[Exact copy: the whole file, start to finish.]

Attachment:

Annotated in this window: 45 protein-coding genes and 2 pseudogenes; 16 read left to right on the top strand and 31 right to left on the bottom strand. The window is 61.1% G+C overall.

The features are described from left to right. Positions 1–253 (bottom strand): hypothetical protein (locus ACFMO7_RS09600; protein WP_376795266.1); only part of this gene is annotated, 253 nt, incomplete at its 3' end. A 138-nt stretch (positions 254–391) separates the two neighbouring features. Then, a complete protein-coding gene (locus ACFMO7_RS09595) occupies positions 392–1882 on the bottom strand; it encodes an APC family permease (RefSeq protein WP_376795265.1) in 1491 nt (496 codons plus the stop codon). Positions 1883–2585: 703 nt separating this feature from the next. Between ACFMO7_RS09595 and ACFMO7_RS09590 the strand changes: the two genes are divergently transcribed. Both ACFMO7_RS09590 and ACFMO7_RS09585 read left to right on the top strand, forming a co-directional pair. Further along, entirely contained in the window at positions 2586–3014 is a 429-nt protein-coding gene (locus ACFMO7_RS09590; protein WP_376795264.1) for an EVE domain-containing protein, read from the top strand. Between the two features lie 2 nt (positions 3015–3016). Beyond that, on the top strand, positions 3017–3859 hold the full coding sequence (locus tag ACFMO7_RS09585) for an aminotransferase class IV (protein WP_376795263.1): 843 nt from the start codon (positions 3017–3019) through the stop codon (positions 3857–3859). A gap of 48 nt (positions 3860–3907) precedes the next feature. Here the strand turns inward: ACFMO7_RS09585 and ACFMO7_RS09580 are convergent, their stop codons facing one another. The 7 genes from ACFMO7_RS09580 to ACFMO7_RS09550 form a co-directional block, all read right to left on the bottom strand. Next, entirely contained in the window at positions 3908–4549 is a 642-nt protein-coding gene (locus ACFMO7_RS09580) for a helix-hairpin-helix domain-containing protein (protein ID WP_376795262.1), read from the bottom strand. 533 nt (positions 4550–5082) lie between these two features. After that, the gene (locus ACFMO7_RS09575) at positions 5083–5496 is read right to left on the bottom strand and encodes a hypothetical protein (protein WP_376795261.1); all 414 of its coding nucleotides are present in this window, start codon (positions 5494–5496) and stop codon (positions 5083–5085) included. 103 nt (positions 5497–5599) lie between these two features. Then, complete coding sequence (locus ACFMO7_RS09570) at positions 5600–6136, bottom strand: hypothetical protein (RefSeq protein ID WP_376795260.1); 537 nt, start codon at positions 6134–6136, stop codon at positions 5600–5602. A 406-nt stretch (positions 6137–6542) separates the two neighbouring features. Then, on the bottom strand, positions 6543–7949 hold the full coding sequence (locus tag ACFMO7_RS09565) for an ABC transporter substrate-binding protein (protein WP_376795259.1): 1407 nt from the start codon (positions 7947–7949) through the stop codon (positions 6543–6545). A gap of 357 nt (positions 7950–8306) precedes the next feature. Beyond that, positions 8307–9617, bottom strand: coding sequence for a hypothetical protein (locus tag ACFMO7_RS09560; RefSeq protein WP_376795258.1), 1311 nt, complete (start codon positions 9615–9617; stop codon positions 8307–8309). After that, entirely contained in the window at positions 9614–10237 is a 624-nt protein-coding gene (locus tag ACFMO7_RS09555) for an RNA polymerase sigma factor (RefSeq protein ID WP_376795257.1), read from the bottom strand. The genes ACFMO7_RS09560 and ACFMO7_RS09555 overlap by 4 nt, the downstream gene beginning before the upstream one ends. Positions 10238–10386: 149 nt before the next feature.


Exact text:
Annotated in this window: 45 protein-coding genes and 2 pseudogenes; 16 read left to right on the top strand and 31 right to left on the bottom strand. The window is 61.1% G+C overall.

The features are described from left to right. Positions 1–253 (bottom strand): hypothetical protein (locus ACFMO7_RS09600; protein WP_376795266.1); only part of this gene is annotated, 253 nt, incomplete at its 3' end. A 138-nt stretch (positions 254–391) separates the two neighbouring features. Then, a complete protein-coding gene (locus ACFMO7_RS09595) occupies positions 392–1882 on the bottom strand; it encodes an APC family permease (RefSeq protein WP_376795265.1) in 1491 nt (496 codons plus the stop codon). Positions 1883–2585: 703 nt separating this feature from the next. Between ACFMO7_RS09595 and ACFMO7_RS09590 the strand changes: the two genes are divergently transcribed. Both ACFMO7_RS09590 and ACFMO7_RS09585 read left to right on the top strand, forming a co-directional pair. Further along, entirely contained in the window at positions 2586–3014 is a 429-nt protein-coding gene (locus ACFMO7_RS09590; protein WP_376795264.1) for an EVE domain-containing protein, read from the top strand. Between the two features lie 2 nt (positions 3015–3016). Beyond that, on the top strand, positions 3017–3859 hold the full coding sequence (locus tag ACFMO7_RS09585) for an aminotransferase class IV (protein WP_376795263.1): 843 nt from the start codon (positions 3017–3019) through the stop codon (positions 3857–3859). A gap of 48 nt (positions 3860–3907) precedes the next feature. Here the strand turns inward: ACFMO7_RS09585 and ACFMO7_RS09580 are convergent, their stop codons facing one another. The 7 genes from ACFMO7_RS09580 to ACFMO7_RS09550 form a co-directional block, all read right to left on the bottom strand. Next, entirely contained in the window at positions 3908–4549 is a 642-nt protein-coding gene (locus ACFMO7_RS09580) for a helix-hairpin-helix domain-containing protein (protein ID WP_376795262.1), read from the bottom strand. 533 nt (positions 4550–5082) lie between these two features. After that, the gene (locus ACFMO7_RS09575) at positions 5083–5496 is read right to left on the bottom strand and encodes a hypothetical protein (protein WP_376795261.1); all 414 of its coding nucleotides are present in this window, start codon (positions 5494–5496) and stop codon (positions 5083–5085) included. 103 nt (positions 5497–5599) lie between these two features. Then, complete coding sequence (locus ACFMO7_RS09570) at positions 5600–6136, bottom strand: hypothetical protein (RefSeq protein ID WP_376795260.1); 537 nt, start codon at positions 6134–6136, stop codon at positions 5600–5602. A 406-nt stretch (positions 6137–6542) separates the two neighbouring features. Then, on the bottom strand, positions 6543–7949 hold the full coding sequence (locus tag ACFMO7_RS09565) for an ABC transporter substrate-binding protein (protein WP_376795259.1): 1407 nt from the start codon (positions 7947–7949) through the stop codon (positions 6543–6545). A gap of 357 nt (positions 7950–8306) precedes the next feature. Beyond that, positions 8307–9617, bottom strand: coding sequence for a hypothetical protein (locus tag ACFMO7_RS09560; RefSeq protein WP_376795258.1), 1311 nt, complete (start codon positions 9615–9617; stop codon positions 8307–8309). After that, entirely contained in the window at positions 9614–10237 is a 624-nt protein-coding gene (locus tag ACFMO7_RS09555) for an RNA polymerase sigma factor (RefSeq protein ID WP_376795257.1), read from the bottom strand. The genes ACFMO7_RS09560 and ACFMO7_RS09555 overlap by 4 nt, the downstream gene beginning before the upstream one ends. Positions 10238–10386: 149 nt before the next feature.